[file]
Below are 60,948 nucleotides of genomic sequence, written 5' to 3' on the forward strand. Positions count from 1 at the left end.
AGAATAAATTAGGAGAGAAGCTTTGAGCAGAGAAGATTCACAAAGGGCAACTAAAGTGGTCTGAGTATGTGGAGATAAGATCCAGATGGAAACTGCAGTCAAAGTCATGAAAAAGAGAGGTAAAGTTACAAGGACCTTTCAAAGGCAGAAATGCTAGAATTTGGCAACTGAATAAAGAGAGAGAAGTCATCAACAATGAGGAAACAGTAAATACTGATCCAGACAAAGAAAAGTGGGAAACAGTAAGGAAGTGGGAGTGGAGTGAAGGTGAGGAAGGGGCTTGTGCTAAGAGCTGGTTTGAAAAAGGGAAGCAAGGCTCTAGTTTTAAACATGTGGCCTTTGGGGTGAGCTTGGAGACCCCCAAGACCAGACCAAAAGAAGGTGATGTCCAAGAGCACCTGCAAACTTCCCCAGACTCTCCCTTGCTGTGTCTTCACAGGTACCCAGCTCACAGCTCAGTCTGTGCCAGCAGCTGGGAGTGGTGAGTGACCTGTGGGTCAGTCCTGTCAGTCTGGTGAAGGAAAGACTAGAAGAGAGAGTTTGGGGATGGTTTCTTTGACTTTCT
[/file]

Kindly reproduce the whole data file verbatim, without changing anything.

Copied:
Below are 60,948 nucleotides of genomic sequence, written 5' to 3' on the forward strand. Positions count from 1 at the left end.
AGAATAAATTAGGAGAGAAGCTTTGAGCAGAGAAGATTCACAAAGGGCAACTAAAGTGGTCTGAGTATGTGGAGATAAGATCCAGATGGAAACTGCAGTCAAAGTCATGAAAAAGAGAGGTAAAGTTACAAGGACCTTTCAAAGGCAGAAATGCTAGAATTTGGCAACTGAATAAAGAGAGAGAAGTCATCAACAATGAGGAAACAGTAAATACTGATCCAGACAAAGAAAAGTGGGAAACAGTAAGGAAGTGGGAGTGGAGTGAAGGTGAGGAAGGGGCTTGTGCTAAGAGCTGGTTTGAAAAAGGGAAGCAAGGCTCTAGTTTTAAACATGTGGCCTTTGGGGTGAGCTTGGAGACCCCCAAGACCAGACCAAAAGAAGGTGATGTCCAAGAGCACCTGCAAACTTCCCCAGACTCTCCCTTGCTGTGTCTTCACAGGTACCCAGCTCACAGCTCAGTCTGTGCCAGCAGCTGGGAGTGGTGAGTGACCTGTGGGTCAGTCCTGTCAGTCTGGTGAAGGAAAGACTAGAAGAGAGAGTTTGGGGATGGTTTCTTTGACTTTCT